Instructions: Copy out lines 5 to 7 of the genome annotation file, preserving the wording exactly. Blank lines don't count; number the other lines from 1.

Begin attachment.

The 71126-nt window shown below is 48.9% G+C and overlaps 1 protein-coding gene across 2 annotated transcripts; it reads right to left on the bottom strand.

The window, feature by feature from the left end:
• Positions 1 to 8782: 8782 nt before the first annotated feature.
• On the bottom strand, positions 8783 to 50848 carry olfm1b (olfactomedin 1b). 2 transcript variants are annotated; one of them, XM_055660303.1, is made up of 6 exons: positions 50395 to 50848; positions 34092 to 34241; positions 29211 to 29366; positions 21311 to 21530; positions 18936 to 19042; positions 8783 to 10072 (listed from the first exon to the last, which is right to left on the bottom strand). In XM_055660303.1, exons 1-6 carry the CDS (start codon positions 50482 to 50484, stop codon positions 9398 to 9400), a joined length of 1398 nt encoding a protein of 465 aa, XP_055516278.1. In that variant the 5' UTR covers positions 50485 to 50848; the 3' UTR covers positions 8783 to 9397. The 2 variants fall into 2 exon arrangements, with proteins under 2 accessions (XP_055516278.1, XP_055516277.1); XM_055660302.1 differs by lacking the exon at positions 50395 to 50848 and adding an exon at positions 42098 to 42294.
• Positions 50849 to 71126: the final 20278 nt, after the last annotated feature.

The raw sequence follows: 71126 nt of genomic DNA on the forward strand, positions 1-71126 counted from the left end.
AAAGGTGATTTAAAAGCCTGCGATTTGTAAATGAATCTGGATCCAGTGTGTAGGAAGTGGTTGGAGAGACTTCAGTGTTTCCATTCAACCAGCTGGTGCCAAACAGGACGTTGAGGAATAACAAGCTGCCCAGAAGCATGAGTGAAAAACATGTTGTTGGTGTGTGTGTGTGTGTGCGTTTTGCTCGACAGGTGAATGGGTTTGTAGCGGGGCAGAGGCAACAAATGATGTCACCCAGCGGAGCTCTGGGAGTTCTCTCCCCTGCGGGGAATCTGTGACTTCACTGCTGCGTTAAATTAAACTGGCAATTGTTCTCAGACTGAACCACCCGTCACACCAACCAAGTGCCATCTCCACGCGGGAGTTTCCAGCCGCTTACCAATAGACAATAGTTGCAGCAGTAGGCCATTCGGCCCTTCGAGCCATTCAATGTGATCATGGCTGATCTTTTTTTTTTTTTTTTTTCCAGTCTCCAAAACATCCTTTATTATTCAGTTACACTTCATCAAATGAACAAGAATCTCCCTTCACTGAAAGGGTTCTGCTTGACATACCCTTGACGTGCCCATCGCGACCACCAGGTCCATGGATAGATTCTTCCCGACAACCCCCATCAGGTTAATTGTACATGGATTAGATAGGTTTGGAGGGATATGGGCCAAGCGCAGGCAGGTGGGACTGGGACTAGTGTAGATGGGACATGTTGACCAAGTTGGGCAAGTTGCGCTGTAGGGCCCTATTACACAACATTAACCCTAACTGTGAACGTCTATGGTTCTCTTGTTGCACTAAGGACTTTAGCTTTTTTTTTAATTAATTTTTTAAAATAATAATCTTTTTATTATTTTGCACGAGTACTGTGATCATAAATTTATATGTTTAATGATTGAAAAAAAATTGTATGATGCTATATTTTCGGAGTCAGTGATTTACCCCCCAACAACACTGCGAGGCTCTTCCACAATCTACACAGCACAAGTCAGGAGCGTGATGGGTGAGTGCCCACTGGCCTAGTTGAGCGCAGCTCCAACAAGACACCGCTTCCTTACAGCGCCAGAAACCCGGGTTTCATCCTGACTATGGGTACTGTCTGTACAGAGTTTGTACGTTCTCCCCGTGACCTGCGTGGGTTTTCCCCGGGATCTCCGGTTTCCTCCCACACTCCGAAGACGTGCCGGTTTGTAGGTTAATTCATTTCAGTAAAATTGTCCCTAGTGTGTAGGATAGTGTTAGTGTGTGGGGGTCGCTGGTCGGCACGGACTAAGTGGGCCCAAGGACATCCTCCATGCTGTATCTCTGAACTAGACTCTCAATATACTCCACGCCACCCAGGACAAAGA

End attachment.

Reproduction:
• Positions 50849 to 71126: the final 20278 nt, after the last annotated feature.

The raw sequence follows: 71126 nt of genomic DNA on the forward strand, positions 1-71126 counted from the left end.
AAAGGTGATTTAAAAGCCTGCGATTTGTAAATGAATCTGGATCCAGTGTGTAGGAAGTGGTTGGAGAGACTTCAGTGTTTCCATTCAACCAGCTGGTGCCAAACAGGACGTTGAGGAATAACAAGCTGCCCAGAAGCATGAGTGAAAAACATGTTGTTGGTGTGTGTGTGTGTGTGCGTTTTGCTCGACAGGTGAATGGGTTTGTAGCGGGGCAGAGGCAACAAATGATGTCACCCAGCGGAGCTCTGGGAGTTCTCTCCCCTGCGGGGAATCTGTGACTTCACTGCTGCGTTAAATTAAACTGGCAATTGTTCTCAGACTGAACCACCCGTCACACCAACCAAGTGCCATCTCCACGCGGGAGTTTCCAGCCGCTTACCAATAGACAATAGTTGCAGCAGTAGGCCATTCGGCCCTTCGAGCCATTCAATGTGATCATGGCTGATCTTTTTTTTTTTTTTTTTTCCAGTCTCCAAAACATCCTTTATTATTCAGTTACACTTCATCAAATGAACAAGAATCTCCCTTCACTGAAAGGGTTCTGCTTGACATACCCTTGACGTGCCCATCGCGACCACCAGGTCCATGGATAGATTCTTCCCGACAACCCCCATCAGGTTAATTGTACATGGATTAGATAGGTTTGGAGGGATATGGGCCAAGCGCAGGCAGGTGGGACTGGGACTAGTGTAGATGGGACATGTTGACCAAGTTGGGCAAGTTGCGCTGTAGGGCCCTATTACACAACATTAACCCTAACTGTGAACGTCTATGGTTCTCTTGTTGCACTAAGGACTTTAGCTTTTTTTTTAATTAATTTTTTAAAATAATAATCTTTTTATTATTTTGCACGAGTACTGTGATCATAAATTTATATGTTTAATGATTGAAAAAAAATTGTATGATGCTATATTTTCGGAGTCAGTGATTTACCCCCCAACAACACTGCGAGGCTCTTCCACAATCTACACAGCACAAGTCAGGAGCGTGATGGGTGAGTGCCCACTGGCCTAGTTGAGCGCAGCTCCAACAAGACACCGCTTCCTTACAGCGCCAGAAACCCGGGTTTCATCCTGACTATGGGTACTGTCTGTACAGAGTTTGTACGTTCTCCCCGTGACCTGCGTGGGTTTTCCCCGGGATCTCCGGTTTCCTCCCACACTCCGAAGACGTGCCGGTTTGTAGGTTAATTCATTTCAGTAAAATTGTCCCTAGTGTGTAGGATAGTGTTAGTGTGTGGGGGTCGCTGGTCGGCACGGACTAAGTGGGCCCAAGGACATCCTCCATGCTGTATCTCTGAACTAGACTCTCAATATACTCCACGCCACCCAGGACAAAGA